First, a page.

A lot is written on the question, “Is life a destination or a journey?” The answer is both. By definition, you can’t reach a destination without a journey. A journey without a destination is a sure fire way to waste a lot of time and money that will ultimately take you nowhere. I see two kinds of mistakes people make handling their finances. Surprisingly they are almost mirror images of each other. The first mistake is too much focus on the journey, particularly obstacles. Too often instead of remembering their goal, people lock in on the obstacle. There are three kinds of obstacles. The first are the road bumps of life. Roll over them. Then put the pedal to the metal. The second type of obstacle requires planning and effort to overcome, but it is possible to overcome these obstacles. This is sometimes called the four step method. It is frequently used by engineers and scientists working on technical problems. 1)First spend some time understanding the nature of the obstacle and your limitations.
2) Then make a plan that you believe has a good chance of overcoming the obstacle.
3) Implement your plan.
4) Then examine the results. If you are not getting the results you want return to step one and try again.
The third type of obstacle can not be overcome, either because it is not in your control or because you are limited by time or resources. In financial matters, people fall victim to focusing on problems that they can not control or overcome rather than what they can do get closer to their goal.
Consider this conversation. A person needs to get from Baltimore to Miami by the end of next week. They ask me how to get to Miami. I tell them just get on I-95 South. Stay on that road until you get to Miami. Then they inform me they do not own a car. If fact they tell me they need at least a $20,000 car in order to feel safe on the Interstate. They just don’t have that kind of money.
I think a minute before replying, “OK, You can fly to Miami on Southwest Airlines from Baltimore to Ft. Lauderdale, just 28 miles from Miami for less than $200.”
They reply, “But I don’t have a car or $20,000 that I would need to buy a car. How could I get to the airport?”
Really, I have had conversations that are all that different from this silly example. Usually, there is no financial problem that can not be overcome given enough time. However if you are constrained by the reality of your situation, bypass the problem or change your destination. Generally this kind of obstacle leads to an almost hypnotic state of paralysis. However, sometimes even the wise charge on against an immovable object. I am sure General Robert E. Lee would have repositioned the Army of Northern Virginia on better ground if he knew in advance what would happen to Pickett’s Charge.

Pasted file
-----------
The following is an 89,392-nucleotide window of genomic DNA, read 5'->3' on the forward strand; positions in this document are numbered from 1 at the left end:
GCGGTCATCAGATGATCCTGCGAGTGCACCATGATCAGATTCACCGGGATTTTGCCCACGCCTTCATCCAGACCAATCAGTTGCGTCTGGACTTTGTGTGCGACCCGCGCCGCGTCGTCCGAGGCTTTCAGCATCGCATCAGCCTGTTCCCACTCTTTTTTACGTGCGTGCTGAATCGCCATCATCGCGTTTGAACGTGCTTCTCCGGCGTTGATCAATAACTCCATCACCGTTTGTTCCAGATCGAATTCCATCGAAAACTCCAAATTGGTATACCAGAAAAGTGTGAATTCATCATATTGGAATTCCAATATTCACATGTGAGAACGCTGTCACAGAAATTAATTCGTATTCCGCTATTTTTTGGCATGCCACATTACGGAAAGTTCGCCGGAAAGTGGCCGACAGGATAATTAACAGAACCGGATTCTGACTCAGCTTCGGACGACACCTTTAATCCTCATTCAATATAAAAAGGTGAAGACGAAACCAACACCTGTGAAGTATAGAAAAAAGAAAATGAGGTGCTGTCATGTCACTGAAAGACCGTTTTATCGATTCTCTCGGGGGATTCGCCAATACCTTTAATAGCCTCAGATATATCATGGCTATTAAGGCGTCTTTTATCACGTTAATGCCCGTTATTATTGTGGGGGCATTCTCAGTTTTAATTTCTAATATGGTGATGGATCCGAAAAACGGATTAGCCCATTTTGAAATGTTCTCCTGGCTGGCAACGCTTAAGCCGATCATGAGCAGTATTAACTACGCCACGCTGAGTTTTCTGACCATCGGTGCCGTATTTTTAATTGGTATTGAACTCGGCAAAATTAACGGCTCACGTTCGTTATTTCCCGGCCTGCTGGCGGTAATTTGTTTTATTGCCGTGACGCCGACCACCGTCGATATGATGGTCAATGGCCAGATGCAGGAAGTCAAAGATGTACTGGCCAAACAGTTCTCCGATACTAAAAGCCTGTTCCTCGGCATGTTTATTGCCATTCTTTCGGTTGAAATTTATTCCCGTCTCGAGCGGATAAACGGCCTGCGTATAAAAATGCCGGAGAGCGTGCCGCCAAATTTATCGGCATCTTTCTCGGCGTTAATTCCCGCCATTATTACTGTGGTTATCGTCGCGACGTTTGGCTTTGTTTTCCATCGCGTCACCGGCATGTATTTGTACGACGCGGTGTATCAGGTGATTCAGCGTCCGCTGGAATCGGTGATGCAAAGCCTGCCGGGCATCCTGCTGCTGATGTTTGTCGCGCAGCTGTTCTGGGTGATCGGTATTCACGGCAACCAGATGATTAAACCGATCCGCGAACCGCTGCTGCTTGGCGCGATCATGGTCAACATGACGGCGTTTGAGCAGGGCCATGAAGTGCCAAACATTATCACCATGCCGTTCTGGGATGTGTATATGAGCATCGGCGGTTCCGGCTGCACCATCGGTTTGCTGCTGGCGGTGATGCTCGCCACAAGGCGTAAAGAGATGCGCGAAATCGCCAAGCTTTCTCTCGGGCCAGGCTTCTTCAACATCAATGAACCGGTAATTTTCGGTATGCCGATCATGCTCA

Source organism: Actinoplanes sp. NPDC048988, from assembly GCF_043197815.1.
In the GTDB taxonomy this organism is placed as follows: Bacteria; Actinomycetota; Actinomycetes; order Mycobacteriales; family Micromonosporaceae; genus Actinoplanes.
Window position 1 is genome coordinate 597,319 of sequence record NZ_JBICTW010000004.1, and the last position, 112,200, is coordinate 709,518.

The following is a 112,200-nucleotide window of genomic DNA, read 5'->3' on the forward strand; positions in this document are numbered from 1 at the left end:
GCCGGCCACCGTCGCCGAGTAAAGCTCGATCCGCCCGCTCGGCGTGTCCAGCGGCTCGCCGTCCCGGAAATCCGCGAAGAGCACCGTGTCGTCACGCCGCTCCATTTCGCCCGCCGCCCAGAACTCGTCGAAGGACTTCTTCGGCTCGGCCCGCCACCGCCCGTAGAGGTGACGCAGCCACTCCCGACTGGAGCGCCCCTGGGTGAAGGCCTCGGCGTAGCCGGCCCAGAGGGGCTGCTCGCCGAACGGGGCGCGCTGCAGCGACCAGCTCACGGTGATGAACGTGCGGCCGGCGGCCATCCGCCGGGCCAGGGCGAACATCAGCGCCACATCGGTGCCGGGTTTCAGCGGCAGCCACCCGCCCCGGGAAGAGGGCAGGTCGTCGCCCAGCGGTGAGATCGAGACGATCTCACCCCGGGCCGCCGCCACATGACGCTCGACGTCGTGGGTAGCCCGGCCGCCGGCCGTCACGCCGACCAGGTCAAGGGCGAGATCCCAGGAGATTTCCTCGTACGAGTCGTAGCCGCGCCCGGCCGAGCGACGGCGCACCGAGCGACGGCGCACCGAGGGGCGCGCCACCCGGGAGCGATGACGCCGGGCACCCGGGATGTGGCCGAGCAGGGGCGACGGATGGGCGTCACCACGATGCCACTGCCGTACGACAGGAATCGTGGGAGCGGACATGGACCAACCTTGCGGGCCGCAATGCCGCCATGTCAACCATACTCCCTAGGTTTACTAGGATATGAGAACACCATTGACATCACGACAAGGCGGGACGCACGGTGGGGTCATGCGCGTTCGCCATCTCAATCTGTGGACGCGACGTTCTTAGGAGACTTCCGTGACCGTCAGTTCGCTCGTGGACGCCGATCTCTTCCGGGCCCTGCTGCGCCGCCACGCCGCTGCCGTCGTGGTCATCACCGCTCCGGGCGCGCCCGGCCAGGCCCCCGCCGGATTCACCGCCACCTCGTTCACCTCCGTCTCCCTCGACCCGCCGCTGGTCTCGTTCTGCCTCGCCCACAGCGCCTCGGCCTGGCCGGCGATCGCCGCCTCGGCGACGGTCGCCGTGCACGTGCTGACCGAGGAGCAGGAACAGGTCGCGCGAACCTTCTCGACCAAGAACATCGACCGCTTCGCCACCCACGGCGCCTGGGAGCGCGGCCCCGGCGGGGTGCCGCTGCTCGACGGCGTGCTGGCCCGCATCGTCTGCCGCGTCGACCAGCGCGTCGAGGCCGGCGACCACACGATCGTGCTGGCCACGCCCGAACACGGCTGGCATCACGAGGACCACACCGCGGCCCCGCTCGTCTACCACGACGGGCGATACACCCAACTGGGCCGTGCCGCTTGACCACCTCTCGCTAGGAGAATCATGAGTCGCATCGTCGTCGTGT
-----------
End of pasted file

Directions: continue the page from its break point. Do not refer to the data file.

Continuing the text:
The mirror image of an unhealthy focus on the journey is keeping your eye on the destination without planning or counting the cost. This kind of planning always includes a schedule and a budget. Too often I see people try to make the trip from Baltimore to Miami by riding a bicycle to the West. After a few days they reach Ohio. “This isn’t Miami,” they lament. Then they turn around and come home.
If asked, I tell them, “Get in your car and head south on I-95. It should take you less than two days.” I give them the journey of 1,089 miles begins with a single step speech and send them on their way.
But a few days later they are back in Baltimore. They tell me, “I didn’t like the traffic on I-95. I am going to find a different route.”
I shrug my shoulders, ruefully shake my poor old bald head, and wish them well, knowing in my heart that there is a good chance they will never reach Miami. But you never know, they might actually find a different route to Miami that works for them. No doubt it will waste a lot of time and money, but my prayers are with them as they journey through this valley of tears.
What I am talking about are ultimately problems that exist in our heads. We all have blind spots. You have yours. I have mine. It is easy for me to see your blind spot. After all, it isn’t my blind spot. Sometimes I am not aware of my blind spot because it is my blind spot. They wouldn’t call it a blind spot if I could see what was going on there. Sometimes I know where my blind spots are located. If I know that I have a blind spot, I give an extra effort to find out what is going on in my blind spot before I make a move. I have owned two cars that had significant blind spots. I owned the second for 14 years. So far, I would rate it as the best car I have ever owned, but it had a fastback roof that gave it a bad blind spot. I learned that I just couldn’t rely on the rear and side view mirrors before changing lanes. I had to turn my head so I could see into my blind spot. I traded in that car for a new model four years ago. My new car only has a small blind spot. I no longer need to turn my head in such a dramatic fashion, but I still find that it is a habit deeply ingrained in the way I drive a car. It is not a bad thing to spend too much effort making certain that your blind spot is clear before you change lanes as you drive down I-95 on your way to Miami.
One more thing, Let’s be careful out there.